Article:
The DA’s office refers some incidents of students involved in criminal activities on school property, or en route to or from school, to Building Peace. Those are either filed cases or cases in pre-filing. In line with restorative justice, or restorative practices, Building Peace facilitators then work with the victims and offenders to identify the harm done and find reconciliation.

If approved, the MOU would essentially bridge a gap so that the district and Building Peace can communicate about cases related to crimes in schools. 

Lyle Seger

“Our whole goal is to try to keep these kids from getting into this school-to-prison pipeline,” Seger said. “Especially on first-time offenses, if we can interrupt their behaviors and get them back on track, that’s what our job is.”

Seger said Building Peace has so far dealt with one case in which police were called to a school because a student had participated in criminal damage to property. Facilitators were able to mediate the situation. But they haven’t yet been able to help incidents of physical fights between students, for example, because they couldn’t talk to district staff.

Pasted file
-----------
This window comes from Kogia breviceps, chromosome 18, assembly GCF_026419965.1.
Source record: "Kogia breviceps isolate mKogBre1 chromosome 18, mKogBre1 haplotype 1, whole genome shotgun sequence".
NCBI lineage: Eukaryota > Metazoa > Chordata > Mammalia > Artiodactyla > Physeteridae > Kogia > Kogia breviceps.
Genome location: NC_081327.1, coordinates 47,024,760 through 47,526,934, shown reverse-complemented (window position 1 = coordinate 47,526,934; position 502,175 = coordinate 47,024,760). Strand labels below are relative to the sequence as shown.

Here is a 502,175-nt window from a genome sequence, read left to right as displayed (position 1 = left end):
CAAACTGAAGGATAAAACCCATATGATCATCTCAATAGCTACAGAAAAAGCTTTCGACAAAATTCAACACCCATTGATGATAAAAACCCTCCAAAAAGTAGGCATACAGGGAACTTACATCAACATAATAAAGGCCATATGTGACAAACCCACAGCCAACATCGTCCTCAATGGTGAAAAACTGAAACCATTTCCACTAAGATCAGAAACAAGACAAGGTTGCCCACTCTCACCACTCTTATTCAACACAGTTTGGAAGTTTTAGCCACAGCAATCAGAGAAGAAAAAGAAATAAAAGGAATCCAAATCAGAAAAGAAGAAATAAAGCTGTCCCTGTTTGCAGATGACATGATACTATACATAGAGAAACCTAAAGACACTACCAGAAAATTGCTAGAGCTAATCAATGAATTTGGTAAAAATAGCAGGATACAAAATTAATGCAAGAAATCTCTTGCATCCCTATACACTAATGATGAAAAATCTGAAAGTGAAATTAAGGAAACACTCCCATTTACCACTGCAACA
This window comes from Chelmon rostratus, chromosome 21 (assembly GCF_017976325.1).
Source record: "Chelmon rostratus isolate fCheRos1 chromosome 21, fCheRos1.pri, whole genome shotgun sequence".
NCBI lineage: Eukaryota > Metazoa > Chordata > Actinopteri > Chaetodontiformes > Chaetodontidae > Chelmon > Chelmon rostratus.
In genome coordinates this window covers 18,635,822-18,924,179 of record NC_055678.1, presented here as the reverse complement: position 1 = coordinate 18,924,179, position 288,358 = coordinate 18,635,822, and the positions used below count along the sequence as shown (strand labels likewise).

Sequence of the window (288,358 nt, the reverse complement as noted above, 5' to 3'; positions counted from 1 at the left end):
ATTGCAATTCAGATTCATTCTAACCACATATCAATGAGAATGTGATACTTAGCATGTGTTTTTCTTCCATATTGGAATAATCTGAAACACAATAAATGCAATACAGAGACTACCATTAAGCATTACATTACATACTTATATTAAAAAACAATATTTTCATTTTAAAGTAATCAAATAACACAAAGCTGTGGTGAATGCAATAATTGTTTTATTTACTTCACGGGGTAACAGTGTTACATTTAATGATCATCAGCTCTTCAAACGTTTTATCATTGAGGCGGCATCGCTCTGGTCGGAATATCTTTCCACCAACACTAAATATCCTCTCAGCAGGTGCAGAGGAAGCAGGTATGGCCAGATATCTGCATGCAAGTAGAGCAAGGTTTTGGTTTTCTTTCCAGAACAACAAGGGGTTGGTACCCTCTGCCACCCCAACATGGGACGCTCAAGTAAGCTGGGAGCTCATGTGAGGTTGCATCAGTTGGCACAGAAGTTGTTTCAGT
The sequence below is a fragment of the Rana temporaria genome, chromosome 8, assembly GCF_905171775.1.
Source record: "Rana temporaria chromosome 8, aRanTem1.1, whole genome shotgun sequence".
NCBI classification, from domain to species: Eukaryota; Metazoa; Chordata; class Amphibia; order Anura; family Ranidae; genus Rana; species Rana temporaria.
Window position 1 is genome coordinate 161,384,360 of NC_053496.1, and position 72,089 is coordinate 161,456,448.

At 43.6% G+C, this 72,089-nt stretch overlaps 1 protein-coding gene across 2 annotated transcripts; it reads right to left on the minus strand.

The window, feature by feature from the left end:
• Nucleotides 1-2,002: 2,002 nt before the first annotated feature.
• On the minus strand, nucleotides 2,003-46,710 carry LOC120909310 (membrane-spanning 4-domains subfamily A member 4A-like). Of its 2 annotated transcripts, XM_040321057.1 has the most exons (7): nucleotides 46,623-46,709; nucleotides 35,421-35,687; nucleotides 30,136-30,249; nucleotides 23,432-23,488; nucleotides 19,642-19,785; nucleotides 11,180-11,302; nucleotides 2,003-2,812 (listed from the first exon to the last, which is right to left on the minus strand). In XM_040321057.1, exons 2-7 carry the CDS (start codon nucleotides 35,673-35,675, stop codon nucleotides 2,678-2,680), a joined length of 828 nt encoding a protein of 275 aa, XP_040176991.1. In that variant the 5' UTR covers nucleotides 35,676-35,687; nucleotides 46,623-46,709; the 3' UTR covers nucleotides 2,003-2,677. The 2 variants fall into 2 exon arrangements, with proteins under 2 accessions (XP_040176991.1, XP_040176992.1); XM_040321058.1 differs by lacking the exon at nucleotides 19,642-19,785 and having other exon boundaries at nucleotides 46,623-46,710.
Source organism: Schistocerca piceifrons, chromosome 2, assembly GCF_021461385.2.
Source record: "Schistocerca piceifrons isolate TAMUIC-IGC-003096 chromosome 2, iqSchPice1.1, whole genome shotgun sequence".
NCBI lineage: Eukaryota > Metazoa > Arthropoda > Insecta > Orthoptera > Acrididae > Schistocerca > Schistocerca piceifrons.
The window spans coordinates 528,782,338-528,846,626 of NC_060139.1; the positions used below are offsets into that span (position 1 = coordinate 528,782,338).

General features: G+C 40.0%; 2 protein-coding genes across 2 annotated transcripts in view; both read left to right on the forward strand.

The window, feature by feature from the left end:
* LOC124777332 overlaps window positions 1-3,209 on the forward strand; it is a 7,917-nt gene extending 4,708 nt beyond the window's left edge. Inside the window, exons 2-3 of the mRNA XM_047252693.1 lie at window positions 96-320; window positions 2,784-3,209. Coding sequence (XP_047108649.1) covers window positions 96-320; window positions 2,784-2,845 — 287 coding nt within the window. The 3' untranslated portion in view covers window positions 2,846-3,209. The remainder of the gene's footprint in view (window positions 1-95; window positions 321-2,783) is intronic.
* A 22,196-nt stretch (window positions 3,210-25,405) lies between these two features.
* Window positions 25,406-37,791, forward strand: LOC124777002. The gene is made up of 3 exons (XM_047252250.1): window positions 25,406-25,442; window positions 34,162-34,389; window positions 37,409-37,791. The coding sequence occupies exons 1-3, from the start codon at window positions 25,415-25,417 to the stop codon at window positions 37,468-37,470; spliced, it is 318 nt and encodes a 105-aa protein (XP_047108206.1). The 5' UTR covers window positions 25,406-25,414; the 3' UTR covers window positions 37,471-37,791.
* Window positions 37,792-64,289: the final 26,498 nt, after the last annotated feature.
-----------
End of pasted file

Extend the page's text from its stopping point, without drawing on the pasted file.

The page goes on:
With written consent from parents and guardians of students involved, the MOU would allow employees who are directly familiar with any referred cases to share information with facilitators, Seger said. That would help them have a fuller understanding of what has happened.

Building Peace facilitators would interview both the offenders and the victims as well as people who may be supporting either parties throughout the process, Seger said. Restorative justice can only take place if both parties willingly accept, and Seger said the key is to get all parties involved in a room together to come to an agreement.

To give a new approach to behavior issues, the district a few years ago adopted restorative practices. The process is victim-centered, but Seger said it also aims to transform the offender’s mindset for the better.

If either party in a particular case isn’t interested in participating, Building Peace will seek community volunteers to participate in restorative justice. Seger said Building Peace has created Neighborhood Accountability Boards, so far composed of 20 community members who are trained in restorative justice. They would stand in to help devise a diversion agreement.

Successful agreements between offenders and victims could potentially keep students from criminal charges. That’s the goal, Seger said. If an agreement is not reached or a party decides not to participate, the case would be returned to the DA’s office for charging consideration.